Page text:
The town is also making headway with recreation-related initiatives such as a bike-share project and what he called the ‘river-to-range trail program,’ which, as that name suggests, is a handicap-accessible trail route that starts at Brunell’s Marina on the Connecticut River and connects to the Summit House in Hadley on Mount Holyoke.
South Hadley at a Glance
Year Incorporated: 1775
Area: 18.4 square miles
Residential AND COMMERCIAL Tax Rate: $19.93 (Fire District 1), $20.42 (Fire District 2)
Median Household Income: $64,610
Median Family Income: $76,679
Type of Government: Town Administrator, Town Meeting
Largest Employers: Mount Holyoke College, the Loomis Communities, Mohawk Paper
* Latest information available
Such initiatives bring more people to the town and thus the benefits that go with that visitation, he explained.
“These eco-tourism amenities in communities like South Hadley are becoming more and more important,” Sullivan said. “They feed restaurants and other businesses, like those at the Village Commons, like Brunell’s, like McCray’s Farm; we’re hoping that all of those benefit from our investment in the river-to-range trail.”
But easily the most-watched project in the community involves the Woodlawn Project on Newton Street, Route 116.
The goal is to create a mixed-use development, said Sullivan, adding that the town is working to create what’s known as a ‘40R,’ or Smart Growth Zoning Overlay District, at the site, which would allow for more flexibility with regard to both zoning and eventual development. That plan will go before town meeting later this spring.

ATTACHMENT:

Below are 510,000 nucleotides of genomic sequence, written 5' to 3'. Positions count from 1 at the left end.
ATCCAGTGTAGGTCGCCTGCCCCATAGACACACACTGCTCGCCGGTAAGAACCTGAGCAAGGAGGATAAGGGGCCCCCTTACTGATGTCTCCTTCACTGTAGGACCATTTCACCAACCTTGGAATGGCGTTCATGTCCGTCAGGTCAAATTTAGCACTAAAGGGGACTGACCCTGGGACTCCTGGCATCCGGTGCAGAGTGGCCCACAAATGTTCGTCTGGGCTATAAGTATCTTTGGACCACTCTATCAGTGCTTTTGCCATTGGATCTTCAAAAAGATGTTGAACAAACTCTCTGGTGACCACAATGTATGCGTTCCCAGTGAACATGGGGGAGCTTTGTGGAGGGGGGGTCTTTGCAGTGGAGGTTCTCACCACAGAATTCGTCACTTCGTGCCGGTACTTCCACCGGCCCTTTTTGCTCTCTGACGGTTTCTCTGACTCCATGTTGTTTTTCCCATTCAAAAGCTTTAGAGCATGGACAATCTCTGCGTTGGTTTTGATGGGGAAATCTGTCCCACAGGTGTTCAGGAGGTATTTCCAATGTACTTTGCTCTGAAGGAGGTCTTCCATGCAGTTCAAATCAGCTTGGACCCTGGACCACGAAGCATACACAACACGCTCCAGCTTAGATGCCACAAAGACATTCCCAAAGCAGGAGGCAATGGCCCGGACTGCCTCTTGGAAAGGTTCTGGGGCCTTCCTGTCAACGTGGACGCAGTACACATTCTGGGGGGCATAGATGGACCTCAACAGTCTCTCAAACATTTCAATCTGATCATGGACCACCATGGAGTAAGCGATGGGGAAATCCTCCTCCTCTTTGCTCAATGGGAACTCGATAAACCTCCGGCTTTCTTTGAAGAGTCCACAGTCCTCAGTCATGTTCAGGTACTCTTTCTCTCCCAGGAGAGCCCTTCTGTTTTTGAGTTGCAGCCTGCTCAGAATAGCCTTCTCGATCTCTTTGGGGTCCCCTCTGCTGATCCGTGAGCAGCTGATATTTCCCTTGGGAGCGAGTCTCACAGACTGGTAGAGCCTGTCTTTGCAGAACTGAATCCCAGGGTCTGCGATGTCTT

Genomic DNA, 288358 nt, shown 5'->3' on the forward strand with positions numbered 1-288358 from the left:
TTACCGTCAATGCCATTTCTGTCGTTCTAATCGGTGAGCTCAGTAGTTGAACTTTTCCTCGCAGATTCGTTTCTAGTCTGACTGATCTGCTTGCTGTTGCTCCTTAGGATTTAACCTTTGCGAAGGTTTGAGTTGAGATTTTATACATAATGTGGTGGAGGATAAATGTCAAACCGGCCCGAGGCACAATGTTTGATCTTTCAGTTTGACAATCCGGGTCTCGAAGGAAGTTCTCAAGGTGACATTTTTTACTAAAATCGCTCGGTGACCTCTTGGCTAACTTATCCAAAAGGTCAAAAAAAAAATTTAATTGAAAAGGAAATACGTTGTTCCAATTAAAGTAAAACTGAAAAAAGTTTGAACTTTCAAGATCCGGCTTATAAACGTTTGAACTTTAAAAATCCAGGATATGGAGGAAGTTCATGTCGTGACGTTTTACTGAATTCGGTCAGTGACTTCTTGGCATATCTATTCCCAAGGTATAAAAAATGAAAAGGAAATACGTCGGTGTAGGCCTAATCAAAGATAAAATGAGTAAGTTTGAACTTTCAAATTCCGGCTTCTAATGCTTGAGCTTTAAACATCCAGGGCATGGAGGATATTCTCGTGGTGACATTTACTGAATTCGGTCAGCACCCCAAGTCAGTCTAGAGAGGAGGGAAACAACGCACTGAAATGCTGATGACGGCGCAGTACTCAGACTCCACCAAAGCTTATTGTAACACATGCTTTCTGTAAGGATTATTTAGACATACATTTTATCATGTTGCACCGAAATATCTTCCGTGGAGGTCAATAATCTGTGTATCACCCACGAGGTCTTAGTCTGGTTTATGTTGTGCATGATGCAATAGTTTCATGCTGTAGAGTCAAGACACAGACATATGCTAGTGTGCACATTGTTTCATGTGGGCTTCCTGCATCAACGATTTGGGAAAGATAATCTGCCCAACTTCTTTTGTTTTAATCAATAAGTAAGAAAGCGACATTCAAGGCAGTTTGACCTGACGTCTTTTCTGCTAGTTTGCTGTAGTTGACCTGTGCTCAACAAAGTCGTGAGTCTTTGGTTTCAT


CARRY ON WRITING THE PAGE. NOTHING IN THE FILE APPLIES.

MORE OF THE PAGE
The site, formerly home to a large Big Y and Food Mart before that, still has a few tenants and is anchored by a Rocky’s Hardware store, but is still largely vacant. The new owners have torn down the 65,000-square-foot former Big Y, have plans for a larger Rocky’s with a garden center, and are hoping to attract more retail at a time when that sector is clearly struggling, but also other types of tenants.
“Retail is struggling, with Toys R Us, BonTon, and other national chains going out,” said Yee, adding that, in many properties like the one on Newton Street, restaurants have become the main anchors.
Elaborating, he said that dining and entertainment businesses have played a major role in making a South Hadley a destination not only for those living in neighboring communities such as Granby, Holyoke, and Amherst, but for residents across the region and even beyond.